The two leaders had initiated a preparatory process in March and finally on September 3rd, the comprehensive negotiations have been launched under the good offices mission of the UN Secretary-General. We welcome this wholeheartedly. As a result of the negotiations, we hope that a new partnership State will be established by the two Constituent States of equal status on the basis of the UN parameters of bi-zonality and political equality of the two sides; where the 1960 guarantee system would be preserved.

On the other hand, the forty-year long isolations imposed on the Turkish Cypriots are still in place. We expect the international community to act in conformity with the position of the former UN Secretary-General, who, in his report to the Security Council, made a call for the removal of all the restrictions on the Turkish Cypriots.

Ladies and Gentlemen,

Turkey is much aware of the developments and potentials beyond its immediate vicinity. Africa is one of them. We are further developing our relations with the continent. The African Union has recently announced Turkey as one of its very few Strategic Partners. We became a member of the African Development Bank this year. We recently held the very first Turkey-Africa Summit in Turkey which was attended by several presidents and ministers from 63 countries. The Turkish Cooperation Agency, TİKA, is active in 37 countries on this continent. In order to consolidate our ties with Africa, we are currently in the process of opening 15 new Embassies in Sub-Saharan Africa.

By the same token, we are in full trottle to establish 4 new Consulate Generals in India. A new phase in our relations with this country has just started.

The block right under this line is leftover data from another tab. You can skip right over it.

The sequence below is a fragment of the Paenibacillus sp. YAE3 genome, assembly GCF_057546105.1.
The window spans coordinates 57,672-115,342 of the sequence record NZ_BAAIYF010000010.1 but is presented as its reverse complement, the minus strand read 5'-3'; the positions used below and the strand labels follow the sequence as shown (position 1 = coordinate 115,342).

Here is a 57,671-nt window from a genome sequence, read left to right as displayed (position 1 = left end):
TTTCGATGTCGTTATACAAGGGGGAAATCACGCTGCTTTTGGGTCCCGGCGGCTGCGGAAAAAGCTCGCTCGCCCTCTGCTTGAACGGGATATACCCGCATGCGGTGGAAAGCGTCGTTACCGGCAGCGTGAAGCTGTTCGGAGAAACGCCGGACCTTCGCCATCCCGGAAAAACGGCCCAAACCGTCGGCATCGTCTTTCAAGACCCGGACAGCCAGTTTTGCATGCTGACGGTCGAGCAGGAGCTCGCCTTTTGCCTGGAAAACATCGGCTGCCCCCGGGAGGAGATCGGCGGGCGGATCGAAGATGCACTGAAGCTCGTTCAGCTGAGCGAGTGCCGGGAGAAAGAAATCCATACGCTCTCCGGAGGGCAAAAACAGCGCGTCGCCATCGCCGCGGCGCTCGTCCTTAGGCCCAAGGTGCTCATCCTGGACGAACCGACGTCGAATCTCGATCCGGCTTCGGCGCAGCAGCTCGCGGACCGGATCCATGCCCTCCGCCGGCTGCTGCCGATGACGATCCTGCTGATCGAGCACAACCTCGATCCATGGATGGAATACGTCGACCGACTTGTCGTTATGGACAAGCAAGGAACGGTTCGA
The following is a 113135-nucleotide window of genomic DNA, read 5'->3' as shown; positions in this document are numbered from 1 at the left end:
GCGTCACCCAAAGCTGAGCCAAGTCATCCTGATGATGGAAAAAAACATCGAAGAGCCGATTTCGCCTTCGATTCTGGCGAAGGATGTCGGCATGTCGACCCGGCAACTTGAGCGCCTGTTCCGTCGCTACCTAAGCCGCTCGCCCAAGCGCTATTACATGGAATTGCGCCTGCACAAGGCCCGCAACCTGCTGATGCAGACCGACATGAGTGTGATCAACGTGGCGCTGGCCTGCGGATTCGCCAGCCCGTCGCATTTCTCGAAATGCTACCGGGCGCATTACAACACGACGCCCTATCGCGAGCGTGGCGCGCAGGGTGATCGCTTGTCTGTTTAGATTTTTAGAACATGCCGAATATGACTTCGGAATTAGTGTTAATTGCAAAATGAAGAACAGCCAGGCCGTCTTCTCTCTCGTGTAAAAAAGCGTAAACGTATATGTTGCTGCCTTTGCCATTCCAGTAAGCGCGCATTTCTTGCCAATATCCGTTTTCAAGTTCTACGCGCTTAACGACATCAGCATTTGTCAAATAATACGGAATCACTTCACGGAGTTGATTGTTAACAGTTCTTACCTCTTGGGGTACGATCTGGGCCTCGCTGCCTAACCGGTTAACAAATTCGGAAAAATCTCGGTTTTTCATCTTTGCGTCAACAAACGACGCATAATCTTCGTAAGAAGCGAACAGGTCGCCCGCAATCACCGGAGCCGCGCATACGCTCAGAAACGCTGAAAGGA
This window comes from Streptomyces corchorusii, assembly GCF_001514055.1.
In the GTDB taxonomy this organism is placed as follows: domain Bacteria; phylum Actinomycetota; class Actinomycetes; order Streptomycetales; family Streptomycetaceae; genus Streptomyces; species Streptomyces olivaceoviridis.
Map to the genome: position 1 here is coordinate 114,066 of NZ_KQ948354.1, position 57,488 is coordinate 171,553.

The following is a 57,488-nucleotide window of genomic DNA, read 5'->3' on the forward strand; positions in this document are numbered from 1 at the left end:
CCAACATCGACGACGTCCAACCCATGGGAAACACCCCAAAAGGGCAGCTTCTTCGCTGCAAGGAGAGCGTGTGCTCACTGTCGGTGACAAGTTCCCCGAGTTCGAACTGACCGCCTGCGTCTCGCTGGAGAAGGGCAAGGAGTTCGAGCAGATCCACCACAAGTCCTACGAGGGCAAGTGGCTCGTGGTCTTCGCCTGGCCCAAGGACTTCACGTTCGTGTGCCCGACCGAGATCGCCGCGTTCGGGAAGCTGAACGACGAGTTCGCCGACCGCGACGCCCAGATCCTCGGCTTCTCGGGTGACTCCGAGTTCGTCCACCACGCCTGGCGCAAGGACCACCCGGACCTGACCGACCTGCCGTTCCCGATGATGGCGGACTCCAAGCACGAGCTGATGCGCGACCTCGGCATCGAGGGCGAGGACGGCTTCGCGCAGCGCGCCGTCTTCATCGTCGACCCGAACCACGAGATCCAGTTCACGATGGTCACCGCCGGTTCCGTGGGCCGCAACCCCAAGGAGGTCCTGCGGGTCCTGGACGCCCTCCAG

We are also paying particular attention to the challenges faced by the Pasific Island States in the light of emerging environmental calamities. This year we hosted the Foreign Ministers of these states in Istanbul for the very first time. For some of them, it was their first time not only in Turkey, but in Europe as well.

Last, but not least, we held a High Level Meeting between Turkey and the Caribbean States in August in Istanbul to further increase the level of our cooperation with them.

Distinguished Guests,

As we approach to the end of the first decade of the 21st Century, it is clear that when it comes to international relations and what the foreseeable future holds; there are more questions than there we have answers. The dynamics at play are more complicated, multifaceted and intertwined, than ever before.

This new reality, in a new Century, requires new thinking, flexible approaches and collective action. If we cannot adapt to the new strategic environment and take steps to shape our own future, history will surely not be kind to us. Such action requires political will, leadership and also ownership.

This is why Turkey is working as a promoter of positive change in so many different domains and trying to create new avenues that will complement existing ones and open the path to more security and stability on an international scale.

While many resign themselves to events and await the emergence of a new world order by itself that may never come, we are working, day in day out, to affect positive change, address regional problems and build security, stability and prosperity from the ground up. We are convinced that, by working together, we can take ownership of the future and constructively shape events, rather than let events dictate the terms for us.

Thank you.